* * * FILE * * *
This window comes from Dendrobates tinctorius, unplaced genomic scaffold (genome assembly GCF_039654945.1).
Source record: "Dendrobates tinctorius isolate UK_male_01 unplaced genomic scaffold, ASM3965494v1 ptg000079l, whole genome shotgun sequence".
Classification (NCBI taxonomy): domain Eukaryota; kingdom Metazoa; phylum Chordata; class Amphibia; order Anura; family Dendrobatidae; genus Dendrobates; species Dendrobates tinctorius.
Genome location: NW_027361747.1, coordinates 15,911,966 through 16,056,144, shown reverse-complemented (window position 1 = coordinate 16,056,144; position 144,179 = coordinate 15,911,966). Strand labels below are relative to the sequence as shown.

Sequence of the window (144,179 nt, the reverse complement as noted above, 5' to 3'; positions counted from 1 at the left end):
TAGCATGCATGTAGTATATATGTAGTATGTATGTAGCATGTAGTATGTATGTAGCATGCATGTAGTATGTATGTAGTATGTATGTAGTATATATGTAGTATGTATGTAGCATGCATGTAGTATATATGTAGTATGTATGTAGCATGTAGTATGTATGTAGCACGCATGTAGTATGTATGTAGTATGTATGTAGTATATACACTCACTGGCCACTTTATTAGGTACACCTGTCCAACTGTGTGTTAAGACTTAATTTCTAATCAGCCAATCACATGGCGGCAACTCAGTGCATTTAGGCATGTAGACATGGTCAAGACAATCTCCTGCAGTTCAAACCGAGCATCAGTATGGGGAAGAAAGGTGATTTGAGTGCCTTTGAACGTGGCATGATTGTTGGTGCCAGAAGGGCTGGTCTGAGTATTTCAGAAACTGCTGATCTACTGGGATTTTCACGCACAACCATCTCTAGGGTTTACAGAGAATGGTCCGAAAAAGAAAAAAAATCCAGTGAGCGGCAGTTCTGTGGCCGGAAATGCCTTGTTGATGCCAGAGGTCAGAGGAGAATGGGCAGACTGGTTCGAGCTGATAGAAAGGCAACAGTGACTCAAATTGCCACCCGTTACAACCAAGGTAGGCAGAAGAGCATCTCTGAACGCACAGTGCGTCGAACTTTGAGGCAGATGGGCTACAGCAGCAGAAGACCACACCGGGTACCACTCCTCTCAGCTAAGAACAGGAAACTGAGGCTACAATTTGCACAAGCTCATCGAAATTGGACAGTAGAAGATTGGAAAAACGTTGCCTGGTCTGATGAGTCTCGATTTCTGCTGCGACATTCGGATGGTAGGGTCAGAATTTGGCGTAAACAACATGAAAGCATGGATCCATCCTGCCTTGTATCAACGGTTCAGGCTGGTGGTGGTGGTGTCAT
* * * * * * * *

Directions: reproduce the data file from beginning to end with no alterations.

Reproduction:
This window comes from Dendrobates tinctorius, unplaced genomic scaffold (genome assembly GCF_039654945.1).
Source record: "Dendrobates tinctorius isolate UK_male_01 unplaced genomic scaffold, ASM3965494v1 ptg000079l, whole genome shotgun sequence".
Classification (NCBI taxonomy): domain Eukaryota; kingdom Metazoa; phylum Chordata; class Amphibia; order Anura; family Dendrobatidae; genus Dendrobates; species Dendrobates tinctorius.
Genome location: NW_027361747.1, coordinates 15,911,966 through 16,056,144, shown reverse-complemented (window position 1 = coordinate 16,056,144; position 144,179 = coordinate 15,911,966). Strand labels below are relative to the sequence as shown.

Sequence of the window (144,179 nt, the reverse complement as noted above, 5' to 3'; positions counted from 1 at the left end):
TAGCATGCATGTAGTATATATGTAGTATGTATGTAGCATGTAGTATGTATGTAGCATGCATGTAGTATGTATGTAGTATGTATGTAGTATATATGTAGTATGTATGTAGCATGCATGTAGTATATATGTAGTATGTATGTAGCATGTAGTATGTATGTAGCACGCATGTAGTATGTATGTAGTATGTATGTAGTATATACACTCACTGGCCACTTTATTAGGTACACCTGTCCAACTGTGTGTTAAGACTTAATTTCTAATCAGCCAATCACATGGCGGCAACTCAGTGCATTTAGGCATGTAGACATGGTCAAGACAATCTCCTGCAGTTCAAACCGAGCATCAGTATGGGGAAGAAAGGTGATTTGAGTGCCTTTGAACGTGGCATGATTGTTGGTGCCAGAAGGGCTGGTCTGAGTATTTCAGAAACTGCTGATCTACTGGGATTTTCACGCACAACCATCTCTAGGGTTTACAGAGAATGGTCCGAAAAAGAAAAAAAATCCAGTGAGCGGCAGTTCTGTGGCCGGAAATGCCTTGTTGATGCCAGAGGTCAGAGGAGAATGGGCAGACTGGTTCGAGCTGATAGAAAGGCAACAGTGACTCAAATTGCCACCCGTTACAACCAAGGTAGGCAGAAGAGCATCTCTGAACGCACAGTGCGTCGAACTTTGAGGCAGATGGGCTACAGCAGCAGAAGACCACACCGGGTACCACTCCTCTCAGCTAAGAACAGGAAACTGAGGCTACAATTTGCACAAGCTCATCGAAATTGGACAGTAGAAGATTGGAAAAACGTTGCCTGGTCTGATGAGTCTCGATTTCTGCTGCGACATTCGGATGGTAGGGTCAGAATTTGGCGTAAACAACATGAAAGCATGGATCCATCCTGCCTTGTATCAACGGTTCAGGCTGGTGGTGGTGGTGTCAT